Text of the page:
The Tym Buzz Boost

With the business affected by C-19 I've had to refocus some attention to things I can do and put time into. I'm always busy, and have plenty to do but with the shop essentially closed there are things that would normally take up a lot of time currently taking up very little. This has given me some time to work on some ideas I've wanted to do for a while.

While I'm still struggling to find time to do everything I want to do, there have been some pedal ideas I've had sitting on the shelf for a while waiting for the inspiration and time to do them. There's a few coming up but this was one I've wanted to do for a while.

While I tend to concentrate most of my pedal building efforts on drive pedals, Boosts, Overdrives, Distortions and Fuzzes because, well, that's what I love there have always been variations on these that I've wanted to explore a little more. 

One of my favourite fuzzes is the 60's Mosrite Fuzzrite which is a GREAT simple "sausage sizzle" fuzz. It's the first fuzz I ever built back in the late 90's and it's been a constant in my range ever since. With originals getting into silly price territory and the basis of the actual circuit being well known it was time to "play with the theme"

While the original silicon version is my favourite (I actually don't really like the germanium ones I've played) and knowing what makes it tick it was fairly simple to start modding the circuit do different things. 

This of course has been done before by many but no-one is really reinventing the wheel when it comes to simple 2 transistor fuzzes. We're all just putting our spin on it and like all custom effects builders around the world, just making our own favourite version of any given vintage circuit.

I made a prototype which I sent to a friend in Melbourne to use and then refined the idea from there. I actually had the Buzz Boost ready before the Murder Hornet and had asked Tone to do artwork for it. Shortly after he contacted me and said "I have an idea for the artwork for a nasty, buzzy fuzz, do you have a circuit you could use?" I figured I could cut down the boost side of the Buzz Boost and modify it slightly so I said "YES", and the Murder Hornet was born.

Then I kept refining the Buzz Boost a little until I was happy with it. I'd messed around with this idea before, essentially doing to the Fuzzrite what Zvex did to the Fuzz Face in the Fuzz Factory but it took a while to get all the settings where I wanted them. 

So, the Buzz Boost is a modified Buzzrite as the main fuzz section with nearly every component changed somehow. I've always used carefully selected low hFE transistors in my Buzzrites but for this circuit I just went the other way and used high gain BC549s as I wasn't going to "subtle" in this one.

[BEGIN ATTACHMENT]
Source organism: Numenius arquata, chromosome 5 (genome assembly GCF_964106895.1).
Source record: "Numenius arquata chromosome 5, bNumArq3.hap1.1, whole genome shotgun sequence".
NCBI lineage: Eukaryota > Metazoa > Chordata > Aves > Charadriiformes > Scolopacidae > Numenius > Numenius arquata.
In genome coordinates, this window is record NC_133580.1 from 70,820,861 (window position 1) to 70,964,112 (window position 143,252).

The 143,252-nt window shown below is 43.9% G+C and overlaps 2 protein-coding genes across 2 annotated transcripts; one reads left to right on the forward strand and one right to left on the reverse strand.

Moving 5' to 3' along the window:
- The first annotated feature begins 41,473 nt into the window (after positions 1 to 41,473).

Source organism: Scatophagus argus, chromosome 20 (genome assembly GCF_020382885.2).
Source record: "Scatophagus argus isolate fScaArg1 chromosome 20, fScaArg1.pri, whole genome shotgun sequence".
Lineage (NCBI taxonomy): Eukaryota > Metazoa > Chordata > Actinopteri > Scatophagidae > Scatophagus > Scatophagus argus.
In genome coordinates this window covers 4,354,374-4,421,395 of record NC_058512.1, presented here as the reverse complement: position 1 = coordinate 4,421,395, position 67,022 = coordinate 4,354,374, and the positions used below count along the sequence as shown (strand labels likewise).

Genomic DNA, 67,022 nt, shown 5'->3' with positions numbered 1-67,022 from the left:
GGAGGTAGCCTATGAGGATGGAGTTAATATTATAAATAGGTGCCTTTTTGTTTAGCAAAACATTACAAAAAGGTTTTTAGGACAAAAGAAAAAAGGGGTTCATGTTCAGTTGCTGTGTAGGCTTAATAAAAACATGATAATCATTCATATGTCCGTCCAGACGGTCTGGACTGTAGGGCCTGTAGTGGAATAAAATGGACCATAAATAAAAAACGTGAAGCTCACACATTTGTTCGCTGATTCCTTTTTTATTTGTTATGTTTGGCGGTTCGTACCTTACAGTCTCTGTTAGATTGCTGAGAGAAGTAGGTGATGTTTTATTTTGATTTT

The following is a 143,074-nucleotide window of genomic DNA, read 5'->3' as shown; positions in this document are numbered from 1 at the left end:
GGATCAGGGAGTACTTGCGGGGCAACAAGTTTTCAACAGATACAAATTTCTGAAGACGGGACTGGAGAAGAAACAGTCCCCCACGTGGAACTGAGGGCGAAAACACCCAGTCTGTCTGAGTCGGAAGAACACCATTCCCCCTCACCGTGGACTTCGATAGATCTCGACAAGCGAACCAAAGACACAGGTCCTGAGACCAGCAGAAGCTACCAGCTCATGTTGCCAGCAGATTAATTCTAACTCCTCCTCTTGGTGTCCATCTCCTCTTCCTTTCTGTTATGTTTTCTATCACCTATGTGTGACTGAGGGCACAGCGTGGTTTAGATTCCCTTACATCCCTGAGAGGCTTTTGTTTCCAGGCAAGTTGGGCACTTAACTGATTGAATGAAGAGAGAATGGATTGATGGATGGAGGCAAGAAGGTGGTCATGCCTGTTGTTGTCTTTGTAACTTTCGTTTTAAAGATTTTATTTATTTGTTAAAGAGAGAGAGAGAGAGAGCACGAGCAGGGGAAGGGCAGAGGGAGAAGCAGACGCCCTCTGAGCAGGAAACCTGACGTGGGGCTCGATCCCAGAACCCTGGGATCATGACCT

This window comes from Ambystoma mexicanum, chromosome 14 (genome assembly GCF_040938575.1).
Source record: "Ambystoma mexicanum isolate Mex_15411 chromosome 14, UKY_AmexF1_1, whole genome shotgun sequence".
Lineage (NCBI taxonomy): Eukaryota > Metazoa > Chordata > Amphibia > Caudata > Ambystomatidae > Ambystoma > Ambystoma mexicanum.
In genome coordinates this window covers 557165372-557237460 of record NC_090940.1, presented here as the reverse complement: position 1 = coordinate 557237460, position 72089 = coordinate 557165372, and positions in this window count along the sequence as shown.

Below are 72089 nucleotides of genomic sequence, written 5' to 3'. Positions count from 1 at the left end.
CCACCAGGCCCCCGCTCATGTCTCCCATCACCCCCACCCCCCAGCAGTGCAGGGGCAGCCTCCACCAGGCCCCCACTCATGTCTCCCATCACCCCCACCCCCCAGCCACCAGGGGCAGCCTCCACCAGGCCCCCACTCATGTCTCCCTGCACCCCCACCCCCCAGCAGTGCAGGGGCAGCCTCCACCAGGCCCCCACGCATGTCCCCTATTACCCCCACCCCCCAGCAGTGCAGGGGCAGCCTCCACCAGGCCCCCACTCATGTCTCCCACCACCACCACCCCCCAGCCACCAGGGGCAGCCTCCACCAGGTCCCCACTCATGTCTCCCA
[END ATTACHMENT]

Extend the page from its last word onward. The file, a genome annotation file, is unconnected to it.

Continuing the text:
I've added a gate which moves voltages around of the 2nd transistor which in this circuit is a sort of "blend" back into the first stage, so it interacts with the 1st transistor as well. This takes the original fuzz to a starved, spluttery, nasty spitty fuzz and everywhere in between. In certain positions you get a synth style single note buzz and in others a crackly attack with no sustain. I have added a gate "shape" to this gate which changes the attack and decay of the gate.

In the main fuzz section I have also added a bass switch which takes the fuzz from nasty "tin of bees" much like the first Stooges album, to a fuller, more open fuzz with less gain and compression. It warms things up considerably on some settings.

There's also a fuzz shape which moves the tops and bottoms of the signal around and like the other 3 mini toggle switches, changes the mood of the fuzz depending on where the other 2 switches are set. 

The fuzz has volume, depth and gate pots and all of this feeds into a full linear boost section that can be used separately, or after the fuzz to make it VERY loud. This is my standard single transistor boost with no bottom end scooping for maximum loudness.

Both sections can be used individually or cascaded into each other. 

They're all hand made here by me in my custom made stainless steel enclosures with artwork by Tone. They all use standard BOSS style 9V input and no batteries. 

The first batch here will be on the site tomorrow with more coming as I get time. Always more Tym effects coming when I get time. There's some new and old treats coming soon to stay tuned if you're interested.

 

 

Aug 06 2020 Written By: Tim Brennan